Due to an increase in Delta cases, the United States maintains entry restrictions.
The US announced Monday that it would maintain restrictions on international travel into the country, defying European pressure and citing an increase in Covid-19 Delta cases both at home and abroad.
At this time, White House Press Secretary Jen Psaki assured reporters, “We will continue existing travel limitations.”
“Both here and around the world, the more transmissible Delta variety is spreading.”
Due to an increase in Covid-19 cases, the US Centers for Disease Control and Prevention has issued new travel advisories advising Americans to avoid traveling to Spain and Portugal, two major tourist destinations in the United States.
The US issued the similar advice for Cyprus, a week after also advising against travel to the United Kingdom, the third most popular international destination for Americans after Mexico and Canada in 2019.
In the United States, Covid infections have been on the rise again, primarily because to the Delta strain among those who have not been vaccinated despite the widespread availability of doses.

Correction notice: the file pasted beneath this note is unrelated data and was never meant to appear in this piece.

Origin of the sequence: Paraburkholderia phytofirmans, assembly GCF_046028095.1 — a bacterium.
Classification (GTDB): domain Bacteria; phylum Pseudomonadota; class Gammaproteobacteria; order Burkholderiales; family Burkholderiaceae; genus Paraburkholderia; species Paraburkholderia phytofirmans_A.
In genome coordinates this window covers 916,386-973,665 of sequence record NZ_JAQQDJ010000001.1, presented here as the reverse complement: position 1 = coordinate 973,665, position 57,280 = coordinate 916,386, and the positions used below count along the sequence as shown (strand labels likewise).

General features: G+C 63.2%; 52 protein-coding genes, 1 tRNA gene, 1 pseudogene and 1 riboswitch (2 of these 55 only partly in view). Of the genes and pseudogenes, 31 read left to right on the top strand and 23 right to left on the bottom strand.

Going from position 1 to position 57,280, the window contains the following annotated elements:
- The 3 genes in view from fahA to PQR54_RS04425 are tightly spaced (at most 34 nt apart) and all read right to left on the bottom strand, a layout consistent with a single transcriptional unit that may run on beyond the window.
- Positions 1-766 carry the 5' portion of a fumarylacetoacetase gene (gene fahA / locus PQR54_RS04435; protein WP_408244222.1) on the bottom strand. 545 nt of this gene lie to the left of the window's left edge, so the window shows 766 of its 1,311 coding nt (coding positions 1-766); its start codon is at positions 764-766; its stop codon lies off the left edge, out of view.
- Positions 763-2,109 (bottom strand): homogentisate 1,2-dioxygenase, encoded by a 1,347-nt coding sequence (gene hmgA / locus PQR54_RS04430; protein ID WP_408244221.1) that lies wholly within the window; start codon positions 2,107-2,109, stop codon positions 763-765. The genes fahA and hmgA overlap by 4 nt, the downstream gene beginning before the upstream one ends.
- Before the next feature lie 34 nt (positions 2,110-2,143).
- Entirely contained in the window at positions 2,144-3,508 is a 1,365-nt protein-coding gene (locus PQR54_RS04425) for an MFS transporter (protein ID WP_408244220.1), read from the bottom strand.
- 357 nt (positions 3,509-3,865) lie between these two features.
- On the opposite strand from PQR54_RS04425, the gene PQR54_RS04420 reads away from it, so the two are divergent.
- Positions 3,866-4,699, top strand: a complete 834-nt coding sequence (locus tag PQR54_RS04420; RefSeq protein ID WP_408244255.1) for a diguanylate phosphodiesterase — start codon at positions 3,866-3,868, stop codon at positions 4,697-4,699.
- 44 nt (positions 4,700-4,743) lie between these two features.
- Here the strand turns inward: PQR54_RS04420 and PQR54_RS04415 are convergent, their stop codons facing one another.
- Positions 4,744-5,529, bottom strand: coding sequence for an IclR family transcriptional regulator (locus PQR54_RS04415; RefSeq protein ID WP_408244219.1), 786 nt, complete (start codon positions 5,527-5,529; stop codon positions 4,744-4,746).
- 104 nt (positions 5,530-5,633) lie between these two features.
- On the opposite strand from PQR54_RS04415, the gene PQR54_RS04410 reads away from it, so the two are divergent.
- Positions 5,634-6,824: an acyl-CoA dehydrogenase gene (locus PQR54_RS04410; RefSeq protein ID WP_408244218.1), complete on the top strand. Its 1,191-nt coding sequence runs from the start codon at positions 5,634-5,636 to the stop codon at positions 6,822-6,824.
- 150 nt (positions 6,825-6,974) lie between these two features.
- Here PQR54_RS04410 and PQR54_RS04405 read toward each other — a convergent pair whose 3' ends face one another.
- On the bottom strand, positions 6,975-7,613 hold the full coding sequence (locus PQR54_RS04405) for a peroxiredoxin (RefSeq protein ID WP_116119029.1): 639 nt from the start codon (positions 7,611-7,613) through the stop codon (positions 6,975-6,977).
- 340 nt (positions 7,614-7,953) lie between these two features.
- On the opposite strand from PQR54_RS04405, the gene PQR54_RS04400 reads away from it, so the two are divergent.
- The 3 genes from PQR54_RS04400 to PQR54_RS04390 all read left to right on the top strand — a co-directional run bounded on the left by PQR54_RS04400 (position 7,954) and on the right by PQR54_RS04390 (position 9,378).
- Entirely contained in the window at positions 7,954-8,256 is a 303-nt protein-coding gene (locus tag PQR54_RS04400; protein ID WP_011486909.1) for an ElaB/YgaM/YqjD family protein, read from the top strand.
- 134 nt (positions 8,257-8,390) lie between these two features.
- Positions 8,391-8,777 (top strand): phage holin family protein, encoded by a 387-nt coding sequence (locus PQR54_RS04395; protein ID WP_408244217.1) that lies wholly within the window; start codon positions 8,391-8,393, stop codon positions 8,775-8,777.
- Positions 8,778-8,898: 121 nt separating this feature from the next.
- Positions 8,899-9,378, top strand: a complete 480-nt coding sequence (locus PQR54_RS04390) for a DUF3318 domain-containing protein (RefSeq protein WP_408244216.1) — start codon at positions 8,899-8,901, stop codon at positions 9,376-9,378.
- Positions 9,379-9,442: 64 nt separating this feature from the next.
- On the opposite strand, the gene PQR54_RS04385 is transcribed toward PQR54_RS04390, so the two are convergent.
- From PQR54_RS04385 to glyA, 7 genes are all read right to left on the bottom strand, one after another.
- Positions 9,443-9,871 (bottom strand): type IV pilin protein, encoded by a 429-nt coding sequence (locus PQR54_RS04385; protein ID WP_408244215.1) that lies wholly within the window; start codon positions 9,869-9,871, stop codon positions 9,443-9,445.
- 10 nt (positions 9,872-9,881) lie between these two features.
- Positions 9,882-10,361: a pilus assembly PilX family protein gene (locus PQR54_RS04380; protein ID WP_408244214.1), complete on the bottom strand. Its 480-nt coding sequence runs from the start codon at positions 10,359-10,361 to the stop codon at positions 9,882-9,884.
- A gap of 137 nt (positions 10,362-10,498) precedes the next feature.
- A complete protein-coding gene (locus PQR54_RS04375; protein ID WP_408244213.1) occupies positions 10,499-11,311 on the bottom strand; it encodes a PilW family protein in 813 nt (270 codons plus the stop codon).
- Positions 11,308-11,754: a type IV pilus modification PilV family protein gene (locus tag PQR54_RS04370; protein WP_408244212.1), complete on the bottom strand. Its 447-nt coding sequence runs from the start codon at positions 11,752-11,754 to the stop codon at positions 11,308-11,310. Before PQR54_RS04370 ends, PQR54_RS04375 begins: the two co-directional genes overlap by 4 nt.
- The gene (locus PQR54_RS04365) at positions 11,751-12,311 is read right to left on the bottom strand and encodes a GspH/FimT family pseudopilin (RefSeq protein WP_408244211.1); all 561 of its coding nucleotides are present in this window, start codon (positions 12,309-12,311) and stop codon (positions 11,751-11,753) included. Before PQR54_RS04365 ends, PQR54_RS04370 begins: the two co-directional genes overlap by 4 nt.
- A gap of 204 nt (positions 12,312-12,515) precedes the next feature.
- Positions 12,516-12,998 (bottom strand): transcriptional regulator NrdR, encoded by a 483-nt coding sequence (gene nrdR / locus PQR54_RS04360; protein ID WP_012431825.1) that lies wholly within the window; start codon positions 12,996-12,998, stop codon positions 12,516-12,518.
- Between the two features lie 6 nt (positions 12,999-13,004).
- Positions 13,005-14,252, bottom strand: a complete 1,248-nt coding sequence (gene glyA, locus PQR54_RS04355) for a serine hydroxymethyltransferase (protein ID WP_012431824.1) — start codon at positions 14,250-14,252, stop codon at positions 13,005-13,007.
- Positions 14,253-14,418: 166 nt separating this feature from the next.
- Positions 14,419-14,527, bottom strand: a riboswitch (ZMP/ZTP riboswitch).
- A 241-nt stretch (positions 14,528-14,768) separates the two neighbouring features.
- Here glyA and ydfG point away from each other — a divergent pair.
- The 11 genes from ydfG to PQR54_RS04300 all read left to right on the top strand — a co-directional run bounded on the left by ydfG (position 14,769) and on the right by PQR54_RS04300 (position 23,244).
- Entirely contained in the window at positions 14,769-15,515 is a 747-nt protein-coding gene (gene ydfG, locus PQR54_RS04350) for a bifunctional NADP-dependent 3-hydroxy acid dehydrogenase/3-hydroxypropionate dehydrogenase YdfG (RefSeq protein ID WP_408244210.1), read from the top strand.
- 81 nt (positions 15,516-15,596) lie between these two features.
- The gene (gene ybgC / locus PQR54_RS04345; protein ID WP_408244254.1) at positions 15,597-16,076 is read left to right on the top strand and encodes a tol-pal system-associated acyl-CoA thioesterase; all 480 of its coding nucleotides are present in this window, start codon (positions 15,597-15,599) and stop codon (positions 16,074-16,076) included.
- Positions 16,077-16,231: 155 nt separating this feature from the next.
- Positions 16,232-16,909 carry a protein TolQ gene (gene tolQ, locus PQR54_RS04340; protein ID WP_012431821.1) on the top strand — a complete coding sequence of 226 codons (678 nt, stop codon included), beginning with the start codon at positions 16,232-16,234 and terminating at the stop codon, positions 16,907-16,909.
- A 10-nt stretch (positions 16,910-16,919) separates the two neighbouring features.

According to Psaki, the White House expects Covid instances to continue to rise “in the weeks ahead.”
“Yes, that is the dominant version in the United States,” Psaki responded when asked how travel restrictions might assist. That isn’t to say that increasing the number of persons with the Delta variety is the best course of action.”
Due to the Covid-19 pandemic, the United States has prohibited travel from the European Union, the United Kingdom, China, and Iran for more than a year, eventually adding more nations such as Brazil and India.
Under pressure from tourism-dependent countries such as Greece, Spain, and Italy, the European Union opened its doors to passengers from the United States in June, normally requiring confirmation of vaccination or negative testing.
Following requests from German Chancellor Angela Merkel, EU leaders have requested the US to demonstrate reciprocity, and President Joe Biden announced on July 15 that he will have an answer “within the next couple days.”
Although the US allows numerous exceptions for students, scholars, journalists, and businesses, European politicians have argued that the requirements annoy ordinary people and impede transatlantic trade.
Anthony Fauci, a top US government scientist, said on Sunday that the US is “moving in the wrong direction” and urged those who are hesitant to be vaccinated to do so.
“It is unquestionably on the decline among the vaccinated,” Fauci told CNN.
“It’s as if there are two Americas. You have the unprotected part, which is really vulnerable, and the vaccinated part, which is extremely protected.”